- The Washington Times - Friday, February 28, 2003

Geologists believe a strip of land once connected modern-day Russia to Alaska, where the Bering Strait is today.

It's not clear if humans ever walked across it, but a group of young Russian musicians who call themselves Bering Strait draw symbolic meaning from the theoretical land bridge between their mother country and America.

Bering Strait plays quintessentially American country-Western music, and it plays it well, spasibo very much.

"The Ballad of Bering Strait," a film by Nina Gilden Seavey, head of George Washington University's Documentary Center, follows the group from its arrival in Nashville, Tenn., to a performance at the hallowed Ryman Auditorium and finally to a warm-up gig for Trisha Yearwood at Wolf Trap.

The end of the story has yet to be written. Just this week, Bering Strait was up for a Grammy for best country instrumental performance. (It lost to the Dixie Chicks.)

"Ballad" opens at an elite conservatory in Moscow, with Bering Strait's Ilya Toshinsky, a handsome young student with impressive fingerpickin' skills, assaying "Foggy Mountain Breakdown" on banjo.

Puzzled at first, the old Russkies, no doubt unaccustomed to the sounds of Appalachia, eventually start toe-tappin' and grinnin' to the classic Flatt & Scruggs tune.

It ain't Shostokovich but, hey the kid's got chops.

The seven members of Bering Strait came together in a town near Moscow called Obninsk in the early 1990s. The Iron Curtain was ripped to shreds, and tokens of Americanism jeans, rock 'n' roll and 10-gallon cowboy hats were hot commodities in the former Soviet Union.

A music teacher with a penchant for bluegrass corralled the group and schooled the musicians in the techniques and tones of American mountain music.

By chance, an American art dealer caught a Bering Strait gig at a Mexican restaurant in Moscow (how's that for internationalism?) and, impressed, hooked up the group with Tim DuBois, a Nashville producer.

That's the back story; Music Row, as Nashville's recording-industry sector is called, proves to be no land of milk and honey.

The musicians' manager, Mike Kinnamon, nearly goes broke trying to support them; they get bounced from label to label; a fire trashes an apartment where three of them live; and their work visa bars them from taking even fast-food jobs.

"Ballad" is a little fuzzy on the details at times: Why can't they play live gigs for cash? How do they afford occasional visits to Russia if they're so strapped?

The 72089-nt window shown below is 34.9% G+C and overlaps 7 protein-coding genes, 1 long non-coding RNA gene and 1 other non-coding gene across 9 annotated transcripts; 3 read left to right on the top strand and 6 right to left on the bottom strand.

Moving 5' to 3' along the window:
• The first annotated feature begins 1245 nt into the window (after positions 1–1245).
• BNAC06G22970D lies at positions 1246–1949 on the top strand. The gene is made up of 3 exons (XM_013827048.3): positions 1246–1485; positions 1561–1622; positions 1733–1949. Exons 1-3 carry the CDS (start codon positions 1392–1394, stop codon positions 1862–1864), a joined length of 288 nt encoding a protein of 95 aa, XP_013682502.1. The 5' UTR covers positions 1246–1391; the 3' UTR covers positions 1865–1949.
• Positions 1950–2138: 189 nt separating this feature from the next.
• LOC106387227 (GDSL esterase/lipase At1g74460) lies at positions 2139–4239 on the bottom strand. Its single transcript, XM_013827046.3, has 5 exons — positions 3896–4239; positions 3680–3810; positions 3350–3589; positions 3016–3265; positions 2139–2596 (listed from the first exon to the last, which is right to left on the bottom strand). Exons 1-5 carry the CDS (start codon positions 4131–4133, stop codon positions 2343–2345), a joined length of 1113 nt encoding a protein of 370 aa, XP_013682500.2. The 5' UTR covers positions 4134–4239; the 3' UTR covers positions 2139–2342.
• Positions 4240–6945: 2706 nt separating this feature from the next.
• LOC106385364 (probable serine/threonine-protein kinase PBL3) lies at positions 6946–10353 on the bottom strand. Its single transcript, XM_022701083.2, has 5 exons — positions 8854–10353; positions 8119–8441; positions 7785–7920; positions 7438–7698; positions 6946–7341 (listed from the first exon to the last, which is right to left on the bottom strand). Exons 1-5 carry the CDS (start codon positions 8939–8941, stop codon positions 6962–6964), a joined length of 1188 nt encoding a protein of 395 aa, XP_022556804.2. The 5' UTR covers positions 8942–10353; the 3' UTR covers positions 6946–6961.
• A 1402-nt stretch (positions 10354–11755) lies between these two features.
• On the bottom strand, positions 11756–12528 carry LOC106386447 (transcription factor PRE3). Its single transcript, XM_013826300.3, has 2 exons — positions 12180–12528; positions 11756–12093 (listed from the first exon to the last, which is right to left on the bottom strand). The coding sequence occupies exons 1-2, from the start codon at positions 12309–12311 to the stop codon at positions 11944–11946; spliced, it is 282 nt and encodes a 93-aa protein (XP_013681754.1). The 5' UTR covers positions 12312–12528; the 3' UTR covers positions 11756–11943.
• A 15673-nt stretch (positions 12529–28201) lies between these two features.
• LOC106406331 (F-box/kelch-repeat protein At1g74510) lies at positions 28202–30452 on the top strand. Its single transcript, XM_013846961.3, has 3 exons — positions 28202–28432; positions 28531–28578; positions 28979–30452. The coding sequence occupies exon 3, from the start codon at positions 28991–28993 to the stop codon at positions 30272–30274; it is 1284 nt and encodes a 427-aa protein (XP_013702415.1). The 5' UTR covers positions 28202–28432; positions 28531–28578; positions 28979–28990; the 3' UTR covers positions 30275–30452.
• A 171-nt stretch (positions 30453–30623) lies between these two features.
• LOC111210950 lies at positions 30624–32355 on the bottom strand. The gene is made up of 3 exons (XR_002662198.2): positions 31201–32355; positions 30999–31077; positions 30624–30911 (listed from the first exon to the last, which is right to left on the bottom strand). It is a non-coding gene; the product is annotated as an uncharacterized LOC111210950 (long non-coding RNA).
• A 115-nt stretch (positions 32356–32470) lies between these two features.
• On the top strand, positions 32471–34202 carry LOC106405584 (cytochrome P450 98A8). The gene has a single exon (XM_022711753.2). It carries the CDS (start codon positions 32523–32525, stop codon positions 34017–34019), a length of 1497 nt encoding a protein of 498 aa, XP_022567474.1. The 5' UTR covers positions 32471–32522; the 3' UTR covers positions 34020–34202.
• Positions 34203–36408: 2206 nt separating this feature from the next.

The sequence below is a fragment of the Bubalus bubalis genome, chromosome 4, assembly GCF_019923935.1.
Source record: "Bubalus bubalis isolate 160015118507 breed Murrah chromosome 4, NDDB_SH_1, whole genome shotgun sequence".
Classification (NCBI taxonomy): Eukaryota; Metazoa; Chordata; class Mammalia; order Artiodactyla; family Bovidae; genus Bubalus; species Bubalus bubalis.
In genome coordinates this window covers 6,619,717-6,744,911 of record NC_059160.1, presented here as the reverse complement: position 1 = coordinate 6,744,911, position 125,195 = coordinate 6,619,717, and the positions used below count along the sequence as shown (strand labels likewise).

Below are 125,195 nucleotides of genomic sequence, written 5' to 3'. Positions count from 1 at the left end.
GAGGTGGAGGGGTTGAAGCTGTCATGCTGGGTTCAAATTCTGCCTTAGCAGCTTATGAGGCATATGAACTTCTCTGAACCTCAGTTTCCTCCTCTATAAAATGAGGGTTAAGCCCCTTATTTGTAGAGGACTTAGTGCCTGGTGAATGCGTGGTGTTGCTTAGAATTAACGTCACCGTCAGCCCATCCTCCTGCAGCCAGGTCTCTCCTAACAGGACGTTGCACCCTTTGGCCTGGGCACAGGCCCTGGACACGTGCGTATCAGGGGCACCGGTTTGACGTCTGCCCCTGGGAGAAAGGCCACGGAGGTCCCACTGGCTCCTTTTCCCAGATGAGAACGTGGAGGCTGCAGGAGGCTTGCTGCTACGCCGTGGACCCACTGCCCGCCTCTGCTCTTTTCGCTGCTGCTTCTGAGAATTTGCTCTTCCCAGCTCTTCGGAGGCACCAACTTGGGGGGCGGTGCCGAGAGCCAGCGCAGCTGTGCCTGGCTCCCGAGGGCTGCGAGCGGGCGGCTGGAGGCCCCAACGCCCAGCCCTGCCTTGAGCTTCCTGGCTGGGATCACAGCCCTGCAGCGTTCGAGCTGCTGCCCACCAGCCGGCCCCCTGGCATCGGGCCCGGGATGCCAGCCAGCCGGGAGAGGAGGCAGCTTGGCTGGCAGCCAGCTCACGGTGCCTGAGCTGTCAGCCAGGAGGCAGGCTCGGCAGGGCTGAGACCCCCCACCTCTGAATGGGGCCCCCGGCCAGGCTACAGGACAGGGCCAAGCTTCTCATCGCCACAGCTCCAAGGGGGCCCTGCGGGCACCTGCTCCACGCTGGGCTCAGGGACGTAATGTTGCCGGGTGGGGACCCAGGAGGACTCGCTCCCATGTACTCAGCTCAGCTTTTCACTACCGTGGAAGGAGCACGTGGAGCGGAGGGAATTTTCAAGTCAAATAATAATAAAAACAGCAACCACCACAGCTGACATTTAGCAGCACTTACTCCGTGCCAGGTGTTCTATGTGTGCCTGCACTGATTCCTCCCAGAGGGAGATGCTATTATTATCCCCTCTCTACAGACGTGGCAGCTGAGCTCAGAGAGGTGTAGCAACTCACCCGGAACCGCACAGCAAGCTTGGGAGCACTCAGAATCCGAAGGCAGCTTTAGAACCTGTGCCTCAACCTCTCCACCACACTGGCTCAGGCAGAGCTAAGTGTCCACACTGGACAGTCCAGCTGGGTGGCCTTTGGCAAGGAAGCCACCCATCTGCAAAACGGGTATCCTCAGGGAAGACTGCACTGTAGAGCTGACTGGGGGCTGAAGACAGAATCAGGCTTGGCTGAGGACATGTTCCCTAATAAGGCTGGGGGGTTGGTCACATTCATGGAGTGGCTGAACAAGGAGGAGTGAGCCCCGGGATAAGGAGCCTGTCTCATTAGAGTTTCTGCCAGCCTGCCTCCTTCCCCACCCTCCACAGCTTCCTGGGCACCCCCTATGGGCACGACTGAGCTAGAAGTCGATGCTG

There's also little treatment of interpersonal tension between band members, which there must have been. We don't get to see any warts, in other words. The band's fiddler, we learn in a postscript, left the band after the documentary was shot, but there's no hint of dissent in the film.

Plus, the band displays a kind of sniffiness a sense of entitlement that detracts from its otherwise heartening story.

The band mates hardly show any appreciation of their many benefactors, and they don't seem to realize how fortunate they are to have ample face time with a guy like Mr. DuBois.

Maybe they're plenty grateful, but if they are, the film (another extraordinary shot in the arm for them, come to think of it) fails to show us. If they aren't, I would be reluctant to root for them.

It would have been nice, too, if the filmmaker had explored whether the band was comfortable being packaged slickly by the Nashville machine. It was striking to hear the group play acoustically and then hear how the record sounds. The edge and purity and distinctiveness are gone; Bering Strait becomes basically indistinguishable from everything else on pop country radio.

Bering Strait might have a bright future, but it doesn't quite move me enough to make a Stoli toast. Smirnoff, maybe, but not Stoli. Not yet.


TITLE: "The Ballad of Bering Strait"

RATING: NR (Contains nothing objectionable)

CREDITS: Produced and directed by Nina Gilden Seavey. Cinematography by Erich Roland. Edited by Jeff Consiglio.

RUNNING TIME: 98 minutes


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